Every time my assignment took me to a new place, I did a preliminary mini research on the destination that was heading to. In most cases I would get a take caution and dangerous picture of what I could be expected there. “It is a black hole” some would say, others insisted you take a ration and food, and some insisted you should be well armed. Upon my arrival, many times I find a different picture, at least not the picture that my research portrayed.

Having said that, I wouldn’t claim it was an easy ride as we did experience some challenges and skintight situations in such areas. Being perceived and looked at as outsiders by the community we were dealing with could create an uneasy environment for cooperation which could hinder our investigations. Furthermore, the nature of conflict in the region has divided the communities into pro and anti, Arab and African, rebel and government to the point that you could easily be labeled as an “agent” or a “representative for a greedy foreign investor” who is capitalizing and profiting on the regional conflict.. Such perception is felt and noticeable mainly when the community either distances themselves from us or shows some hostility towards us. We usually break this when we start to explain who we are and what we do.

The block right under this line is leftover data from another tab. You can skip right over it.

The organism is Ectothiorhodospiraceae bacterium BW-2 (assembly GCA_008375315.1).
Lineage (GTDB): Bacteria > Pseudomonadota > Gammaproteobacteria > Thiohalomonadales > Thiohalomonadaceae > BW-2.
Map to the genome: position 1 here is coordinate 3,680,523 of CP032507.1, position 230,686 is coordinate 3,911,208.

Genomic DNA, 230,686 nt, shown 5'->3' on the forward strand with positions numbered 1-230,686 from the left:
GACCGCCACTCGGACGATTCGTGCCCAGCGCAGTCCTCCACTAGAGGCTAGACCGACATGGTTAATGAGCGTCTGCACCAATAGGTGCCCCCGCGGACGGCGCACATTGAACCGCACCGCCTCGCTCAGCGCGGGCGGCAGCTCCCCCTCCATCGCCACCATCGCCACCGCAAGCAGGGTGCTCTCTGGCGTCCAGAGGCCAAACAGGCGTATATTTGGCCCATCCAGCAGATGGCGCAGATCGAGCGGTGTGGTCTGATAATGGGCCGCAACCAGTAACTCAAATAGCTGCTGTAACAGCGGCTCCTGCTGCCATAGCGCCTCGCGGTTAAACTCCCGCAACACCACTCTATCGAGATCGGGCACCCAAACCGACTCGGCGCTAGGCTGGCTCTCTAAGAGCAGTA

Among the other challenges we face is the variety of local customs and culture in each community. These range from the greetings to the food. But the most challenging is the business process itself. In these simple communities, routine business procedures can be seen as a sign of mistrust.

For instant, I recall a case which involved a settlement for a fatal accident which involved fidiah, a blood money transaction. And as a cautious agent who was travelling to a conflict zone known for armed robbery, I had arranged to transfer the funds to a local branch of a bank. The beneficiary had failed to provide his bank account in order to make the safe transfer of money when he signs the settlement, so I and my colleague decided that we would make the trip to the town and meet with the Elders Council, then we could take the beneficiary to the bank and make the payout there in the bank in the presence of the local judge and witnessed by the bank manager. That was the plan.